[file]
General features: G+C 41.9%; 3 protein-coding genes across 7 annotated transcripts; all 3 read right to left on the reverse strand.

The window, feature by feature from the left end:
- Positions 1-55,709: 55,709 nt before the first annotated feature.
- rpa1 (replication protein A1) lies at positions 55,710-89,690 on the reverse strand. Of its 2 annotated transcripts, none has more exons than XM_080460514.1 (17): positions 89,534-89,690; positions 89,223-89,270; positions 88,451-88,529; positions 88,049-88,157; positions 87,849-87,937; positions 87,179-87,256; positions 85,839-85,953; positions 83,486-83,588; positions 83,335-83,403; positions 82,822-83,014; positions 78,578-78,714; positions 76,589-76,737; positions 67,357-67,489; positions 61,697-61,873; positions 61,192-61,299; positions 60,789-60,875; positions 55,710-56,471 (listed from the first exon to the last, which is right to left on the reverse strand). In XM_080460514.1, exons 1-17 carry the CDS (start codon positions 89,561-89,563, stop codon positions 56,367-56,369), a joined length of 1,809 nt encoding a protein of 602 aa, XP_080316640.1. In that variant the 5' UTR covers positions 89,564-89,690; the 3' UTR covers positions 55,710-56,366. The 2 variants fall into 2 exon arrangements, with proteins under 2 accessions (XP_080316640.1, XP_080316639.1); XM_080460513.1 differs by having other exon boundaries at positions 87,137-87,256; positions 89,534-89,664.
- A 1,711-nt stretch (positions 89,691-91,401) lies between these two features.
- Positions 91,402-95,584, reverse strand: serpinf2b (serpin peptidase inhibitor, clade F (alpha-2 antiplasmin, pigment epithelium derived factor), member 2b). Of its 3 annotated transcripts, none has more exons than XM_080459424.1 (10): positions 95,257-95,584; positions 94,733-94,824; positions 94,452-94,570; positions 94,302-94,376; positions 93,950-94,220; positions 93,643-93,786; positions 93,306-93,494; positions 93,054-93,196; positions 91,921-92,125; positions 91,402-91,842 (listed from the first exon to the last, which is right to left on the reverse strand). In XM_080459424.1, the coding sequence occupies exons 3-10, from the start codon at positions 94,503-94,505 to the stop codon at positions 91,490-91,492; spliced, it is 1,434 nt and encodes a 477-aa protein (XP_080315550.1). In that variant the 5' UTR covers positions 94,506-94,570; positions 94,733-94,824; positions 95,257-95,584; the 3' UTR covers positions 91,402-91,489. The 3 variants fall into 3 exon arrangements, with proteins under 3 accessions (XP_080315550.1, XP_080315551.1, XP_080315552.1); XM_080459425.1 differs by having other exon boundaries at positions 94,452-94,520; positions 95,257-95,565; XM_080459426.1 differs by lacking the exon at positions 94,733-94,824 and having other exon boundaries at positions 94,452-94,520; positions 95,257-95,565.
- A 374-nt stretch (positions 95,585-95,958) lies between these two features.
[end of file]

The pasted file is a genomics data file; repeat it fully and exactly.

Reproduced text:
General features: G+C 41.9%; 3 protein-coding genes across 7 annotated transcripts; all 3 read right to left on the reverse strand.

The window, feature by feature from the left end:
- Positions 1-55,709: 55,709 nt before the first annotated feature.
- rpa1 (replication protein A1) lies at positions 55,710-89,690 on the reverse strand. Of its 2 annotated transcripts, none has more exons than XM_080460514.1 (17): positions 89,534-89,690; positions 89,223-89,270; positions 88,451-88,529; positions 88,049-88,157; positions 87,849-87,937; positions 87,179-87,256; positions 85,839-85,953; positions 83,486-83,588; positions 83,335-83,403; positions 82,822-83,014; positions 78,578-78,714; positions 76,589-76,737; positions 67,357-67,489; positions 61,697-61,873; positions 61,192-61,299; positions 60,789-60,875; positions 55,710-56,471 (listed from the first exon to the last, which is right to left on the reverse strand). In XM_080460514.1, exons 1-17 carry the CDS (start codon positions 89,561-89,563, stop codon positions 56,367-56,369), a joined length of 1,809 nt encoding a protein of 602 aa, XP_080316640.1. In that variant the 5' UTR covers positions 89,564-89,690; the 3' UTR covers positions 55,710-56,366. The 2 variants fall into 2 exon arrangements, with proteins under 2 accessions (XP_080316640.1, XP_080316639.1); XM_080460513.1 differs by having other exon boundaries at positions 87,137-87,256; positions 89,534-89,664.
- A 1,711-nt stretch (positions 89,691-91,401) lies between these two features.
- Positions 91,402-95,584, reverse strand: serpinf2b (serpin peptidase inhibitor, clade F (alpha-2 antiplasmin, pigment epithelium derived factor), member 2b). Of its 3 annotated transcripts, none has more exons than XM_080459424.1 (10): positions 95,257-95,584; positions 94,733-94,824; positions 94,452-94,570; positions 94,302-94,376; positions 93,950-94,220; positions 93,643-93,786; positions 93,306-93,494; positions 93,054-93,196; positions 91,921-92,125; positions 91,402-91,842 (listed from the first exon to the last, which is right to left on the reverse strand). In XM_080459424.1, the coding sequence occupies exons 3-10, from the start codon at positions 94,503-94,505 to the stop codon at positions 91,490-91,492; spliced, it is 1,434 nt and encodes a 477-aa protein (XP_080315550.1). In that variant the 5' UTR covers positions 94,506-94,570; positions 94,733-94,824; positions 95,257-95,584; the 3' UTR covers positions 91,402-91,489. The 3 variants fall into 3 exon arrangements, with proteins under 3 accessions (XP_080315550.1, XP_080315551.1, XP_080315552.1); XM_080459425.1 differs by having other exon boundaries at positions 94,452-94,520; positions 95,257-95,565; XM_080459426.1 differs by lacking the exon at positions 94,733-94,824 and having other exon boundaries at positions 94,452-94,520; positions 95,257-95,565.
- A 374-nt stretch (positions 95,585-95,958) lies between these two features.